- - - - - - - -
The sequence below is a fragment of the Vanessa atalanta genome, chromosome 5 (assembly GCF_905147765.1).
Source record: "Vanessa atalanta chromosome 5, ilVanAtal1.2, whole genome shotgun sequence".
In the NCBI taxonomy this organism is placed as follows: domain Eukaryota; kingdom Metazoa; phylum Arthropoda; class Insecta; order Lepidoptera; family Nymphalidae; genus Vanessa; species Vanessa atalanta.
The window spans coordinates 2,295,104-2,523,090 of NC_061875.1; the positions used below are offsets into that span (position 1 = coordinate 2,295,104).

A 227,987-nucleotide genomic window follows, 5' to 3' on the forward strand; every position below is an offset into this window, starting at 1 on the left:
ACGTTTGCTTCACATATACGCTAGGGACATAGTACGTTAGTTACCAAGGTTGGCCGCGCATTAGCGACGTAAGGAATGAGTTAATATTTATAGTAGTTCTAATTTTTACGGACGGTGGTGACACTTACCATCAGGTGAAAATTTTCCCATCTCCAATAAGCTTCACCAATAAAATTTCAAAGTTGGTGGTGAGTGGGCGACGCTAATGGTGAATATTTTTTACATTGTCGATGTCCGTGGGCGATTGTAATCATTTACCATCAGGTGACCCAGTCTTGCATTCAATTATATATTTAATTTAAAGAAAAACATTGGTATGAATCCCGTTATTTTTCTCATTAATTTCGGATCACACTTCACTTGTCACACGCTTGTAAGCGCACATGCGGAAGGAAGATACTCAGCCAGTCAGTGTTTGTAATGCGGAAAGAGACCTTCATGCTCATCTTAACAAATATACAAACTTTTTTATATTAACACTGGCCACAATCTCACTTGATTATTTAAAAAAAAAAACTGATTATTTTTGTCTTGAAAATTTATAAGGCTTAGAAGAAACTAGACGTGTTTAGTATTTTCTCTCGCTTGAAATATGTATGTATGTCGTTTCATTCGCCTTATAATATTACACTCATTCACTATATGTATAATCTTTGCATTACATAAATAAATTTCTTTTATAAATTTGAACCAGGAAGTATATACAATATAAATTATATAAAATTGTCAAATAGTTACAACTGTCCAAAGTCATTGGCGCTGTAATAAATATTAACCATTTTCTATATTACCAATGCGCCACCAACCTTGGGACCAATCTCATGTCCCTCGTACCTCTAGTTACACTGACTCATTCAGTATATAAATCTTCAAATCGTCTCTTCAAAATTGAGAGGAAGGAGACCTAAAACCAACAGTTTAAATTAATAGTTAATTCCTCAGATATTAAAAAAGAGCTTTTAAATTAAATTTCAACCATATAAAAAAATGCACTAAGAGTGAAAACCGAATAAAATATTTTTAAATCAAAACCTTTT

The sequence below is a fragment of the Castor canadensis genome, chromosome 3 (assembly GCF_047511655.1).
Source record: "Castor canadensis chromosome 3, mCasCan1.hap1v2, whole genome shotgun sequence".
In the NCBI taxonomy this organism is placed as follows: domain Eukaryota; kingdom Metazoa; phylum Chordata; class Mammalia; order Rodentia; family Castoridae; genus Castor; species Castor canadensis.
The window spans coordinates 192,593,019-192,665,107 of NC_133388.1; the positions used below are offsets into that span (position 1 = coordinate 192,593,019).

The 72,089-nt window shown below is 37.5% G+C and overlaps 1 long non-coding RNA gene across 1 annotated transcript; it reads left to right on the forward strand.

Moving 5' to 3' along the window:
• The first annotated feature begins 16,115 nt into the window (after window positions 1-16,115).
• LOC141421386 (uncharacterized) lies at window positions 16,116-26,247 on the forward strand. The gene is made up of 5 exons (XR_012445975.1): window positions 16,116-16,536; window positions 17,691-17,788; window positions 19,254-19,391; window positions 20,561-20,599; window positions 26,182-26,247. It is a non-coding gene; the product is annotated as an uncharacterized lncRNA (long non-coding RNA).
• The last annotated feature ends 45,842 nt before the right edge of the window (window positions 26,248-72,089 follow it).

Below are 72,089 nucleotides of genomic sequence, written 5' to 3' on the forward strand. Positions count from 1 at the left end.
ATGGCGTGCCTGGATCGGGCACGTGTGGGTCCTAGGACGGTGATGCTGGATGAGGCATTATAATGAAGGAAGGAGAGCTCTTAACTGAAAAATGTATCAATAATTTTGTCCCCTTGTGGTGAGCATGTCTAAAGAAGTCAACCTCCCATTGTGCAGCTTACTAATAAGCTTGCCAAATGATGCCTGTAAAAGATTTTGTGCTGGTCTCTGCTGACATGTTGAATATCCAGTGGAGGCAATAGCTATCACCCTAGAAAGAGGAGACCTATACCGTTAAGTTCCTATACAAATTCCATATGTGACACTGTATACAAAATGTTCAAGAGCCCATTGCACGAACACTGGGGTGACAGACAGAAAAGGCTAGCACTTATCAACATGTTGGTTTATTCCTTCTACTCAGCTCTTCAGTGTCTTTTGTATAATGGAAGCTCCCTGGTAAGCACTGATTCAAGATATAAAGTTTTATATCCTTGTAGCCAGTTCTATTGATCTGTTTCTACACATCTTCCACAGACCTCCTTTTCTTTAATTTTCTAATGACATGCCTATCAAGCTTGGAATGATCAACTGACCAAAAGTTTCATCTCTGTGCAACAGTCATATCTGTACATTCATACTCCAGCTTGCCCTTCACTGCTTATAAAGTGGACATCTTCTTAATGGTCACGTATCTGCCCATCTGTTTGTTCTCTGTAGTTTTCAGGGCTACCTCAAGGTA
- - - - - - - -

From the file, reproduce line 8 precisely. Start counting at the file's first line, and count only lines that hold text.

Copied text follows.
Source record: "Castor canadensis chromosome 3, mCasCan1.hap1v2, whole genome shotgun sequence".